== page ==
September 13, 2010
Pauline used to make Smarni (pronounced “shmarni” or “shmori”) as a dessert for her five children when they were growing up on the farm. Called Kaiserschmarren (and schmarrn) in Austria, translated it means mishmash, fluff, nonsense and even a swear word. Smarni also makes an appearance at breakfast and is served as a fast meal at mountainside taverns and restaurants in the Alps.
One of the stories about the origin of Smarni is that in the 1800’s the beautiful Empress Elizabeth, obsessed with her waistline, was served a bit of pancake, picked at her plate, and then wouldn’t finish it. Her husband, the Emperor Franz Joseph, became frustrated and said, “What is this bit of schmarrn chef cooked up?” and then gobbled it up himself. From them on, scrambled pancake was called Schmarrn across the Austro-Hungarian Empire.
The batter is similar to that of palacinky (pancakes), but is usually made with separated eggs instead of with whole. And, while cooking the thin pancake, the golden batter is shredded with a fork, so that the result is a plateful of golden, crusty bits of shredded, carmelized pancake. It’s then served sprinkled with sugar (granulated or powder), with a side of fruit compote made of pears, cherries or apricots or stewed peaches, plums or other sweetened fruit. It reminds me of those elephant ears you get at fall fairs.
- 2/3 cup flour, sifted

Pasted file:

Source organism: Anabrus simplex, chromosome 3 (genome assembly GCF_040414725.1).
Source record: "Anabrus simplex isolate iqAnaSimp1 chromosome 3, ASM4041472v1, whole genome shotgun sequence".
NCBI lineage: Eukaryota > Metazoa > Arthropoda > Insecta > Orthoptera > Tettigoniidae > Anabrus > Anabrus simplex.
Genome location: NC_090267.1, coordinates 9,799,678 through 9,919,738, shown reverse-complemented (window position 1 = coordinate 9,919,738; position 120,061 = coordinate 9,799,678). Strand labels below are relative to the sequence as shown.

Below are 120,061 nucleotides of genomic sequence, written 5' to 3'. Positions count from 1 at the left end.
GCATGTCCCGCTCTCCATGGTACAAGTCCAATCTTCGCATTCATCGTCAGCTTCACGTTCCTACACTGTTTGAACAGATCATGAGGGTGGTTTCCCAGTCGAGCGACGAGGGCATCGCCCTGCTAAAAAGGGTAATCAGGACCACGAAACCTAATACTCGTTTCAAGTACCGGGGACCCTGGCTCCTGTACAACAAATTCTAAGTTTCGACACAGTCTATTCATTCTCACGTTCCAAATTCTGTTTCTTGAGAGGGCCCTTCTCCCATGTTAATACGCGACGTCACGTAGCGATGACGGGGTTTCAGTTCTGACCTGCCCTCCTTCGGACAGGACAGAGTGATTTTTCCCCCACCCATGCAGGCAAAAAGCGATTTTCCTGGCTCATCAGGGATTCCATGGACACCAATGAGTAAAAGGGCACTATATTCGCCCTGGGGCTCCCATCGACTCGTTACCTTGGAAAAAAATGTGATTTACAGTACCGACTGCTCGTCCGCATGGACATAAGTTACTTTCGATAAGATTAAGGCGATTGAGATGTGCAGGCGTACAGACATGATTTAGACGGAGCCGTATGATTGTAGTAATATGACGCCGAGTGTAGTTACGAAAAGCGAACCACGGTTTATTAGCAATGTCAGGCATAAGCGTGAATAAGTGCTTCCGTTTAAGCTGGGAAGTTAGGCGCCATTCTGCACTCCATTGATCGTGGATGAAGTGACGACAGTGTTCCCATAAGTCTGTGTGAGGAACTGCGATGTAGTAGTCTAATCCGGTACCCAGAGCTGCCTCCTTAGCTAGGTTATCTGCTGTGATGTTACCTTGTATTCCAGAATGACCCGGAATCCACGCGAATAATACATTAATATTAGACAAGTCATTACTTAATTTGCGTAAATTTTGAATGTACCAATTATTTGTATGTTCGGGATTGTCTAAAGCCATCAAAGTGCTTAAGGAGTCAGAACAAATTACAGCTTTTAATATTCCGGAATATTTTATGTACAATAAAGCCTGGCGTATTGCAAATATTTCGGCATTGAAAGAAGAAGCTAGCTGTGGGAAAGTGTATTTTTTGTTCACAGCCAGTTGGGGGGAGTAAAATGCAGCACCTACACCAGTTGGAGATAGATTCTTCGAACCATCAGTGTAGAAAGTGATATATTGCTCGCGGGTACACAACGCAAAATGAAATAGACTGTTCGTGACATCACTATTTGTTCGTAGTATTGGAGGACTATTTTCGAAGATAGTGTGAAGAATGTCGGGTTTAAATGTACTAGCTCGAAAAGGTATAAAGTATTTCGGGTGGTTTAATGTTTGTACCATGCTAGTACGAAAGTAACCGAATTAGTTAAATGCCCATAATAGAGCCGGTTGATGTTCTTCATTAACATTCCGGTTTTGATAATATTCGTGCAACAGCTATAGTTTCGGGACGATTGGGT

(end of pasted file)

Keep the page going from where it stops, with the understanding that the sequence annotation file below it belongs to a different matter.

- 3 egg yolks
- 3 egg whites
- a pinch of salt
- 1 tsp granulated sugar
- ¾ cup milk
- 2 tbsp butter, for frying
- 1/2 cup ground sugar, for dusting, or powered sugar
- Mix flour, egg yolks, salt, teaspoon of sugar and milk until well mixed.
- Beat eggs whites until stiff, and fold into yolk batter. If you’re in a hurry, use whole eggs and skip this step.
- Heat 1 tbsp butter into the frying pan.
- Pour half the batter into the pan and cook as you would a pancake.
- As it cooks, shred the cooking pancake with a fork.
- Split the smarni in half and dust with ground sugar (Pauline used to toss the sugar in with the shredded pancake in the frying pan, to let it crystallize a bit).
- Repeat for the other half of the batter to make a another batch.
- Serve with a side of apple sauce, stewed fruits, jam or fruit compote, as suggested above. Me, I prefer my Smarni served with granulated sugar and a squeeze of lemon on top.
It sounds so delicious that I think I will surprise Pauline’s great granddaughter, Miss Katerina, and make it for her breakfast today. I’ll let you know her reaction.